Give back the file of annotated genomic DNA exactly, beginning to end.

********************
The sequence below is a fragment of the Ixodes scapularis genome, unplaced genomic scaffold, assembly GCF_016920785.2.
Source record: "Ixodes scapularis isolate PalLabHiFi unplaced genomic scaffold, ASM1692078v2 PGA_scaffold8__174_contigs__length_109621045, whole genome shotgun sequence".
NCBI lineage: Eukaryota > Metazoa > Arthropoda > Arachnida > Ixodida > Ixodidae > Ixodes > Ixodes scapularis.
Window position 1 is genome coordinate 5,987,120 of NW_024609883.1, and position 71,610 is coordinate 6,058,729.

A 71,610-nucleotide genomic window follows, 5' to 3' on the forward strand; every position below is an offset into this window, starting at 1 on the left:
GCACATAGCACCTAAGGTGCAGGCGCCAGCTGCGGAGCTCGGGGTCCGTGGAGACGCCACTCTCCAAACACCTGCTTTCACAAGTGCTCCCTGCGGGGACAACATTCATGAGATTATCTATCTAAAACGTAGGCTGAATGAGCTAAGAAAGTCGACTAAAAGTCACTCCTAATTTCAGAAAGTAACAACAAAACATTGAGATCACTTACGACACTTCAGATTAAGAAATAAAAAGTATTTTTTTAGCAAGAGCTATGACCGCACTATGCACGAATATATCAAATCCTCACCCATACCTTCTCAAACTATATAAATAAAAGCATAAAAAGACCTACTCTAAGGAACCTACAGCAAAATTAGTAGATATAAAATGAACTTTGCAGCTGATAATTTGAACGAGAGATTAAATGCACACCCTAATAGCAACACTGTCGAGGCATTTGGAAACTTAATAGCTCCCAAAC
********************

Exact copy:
The sequence below is a fragment of the Ixodes scapularis genome, unplaced genomic scaffold, assembly GCF_016920785.2.
Source record: "Ixodes scapularis isolate PalLabHiFi unplaced genomic scaffold, ASM1692078v2 PGA_scaffold8__174_contigs__length_109621045, whole genome shotgun sequence".
NCBI lineage: Eukaryota > Metazoa > Arthropoda > Arachnida > Ixodida > Ixodidae > Ixodes > Ixodes scapularis.
Window position 1 is genome coordinate 5,987,120 of NW_024609883.1, and position 71,610 is coordinate 6,058,729.

A 71,610-nucleotide genomic window follows, 5' to 3' on the forward strand; every position below is an offset into this window, starting at 1 on the left:
GCACATAGCACCTAAGGTGCAGGCGCCAGCTGCGGAGCTCGGGGTCCGTGGAGACGCCACTCTCCAAACACCTGCTTTCACAAGTGCTCCCTGCGGGGACAACATTCATGAGATTATCTATCTAAAACGTAGGCTGAATGAGCTAAGAAAGTCGACTAAAAGTCACTCCTAATTTCAGAAAGTAACAACAAAACATTGAGATCACTTACGACACTTCAGATTAAGAAATAAAAAGTATTTTTTTAGCAAGAGCTATGACCGCACTATGCACGAATATATCAAATCCTCACCCATACCTTCTCAAACTATATAAATAAAAGCATAAAAAGACCTACTCTAAGGAACCTACAGCAAAATTAGTAGATATAAAATGAACTTTGCAGCTGATAATTTGAACGAGAGATTAAATGCACACCCTAATAGCAACACTGTCGAGGCATTTGGAAACTTAATAGCTCCCAAAC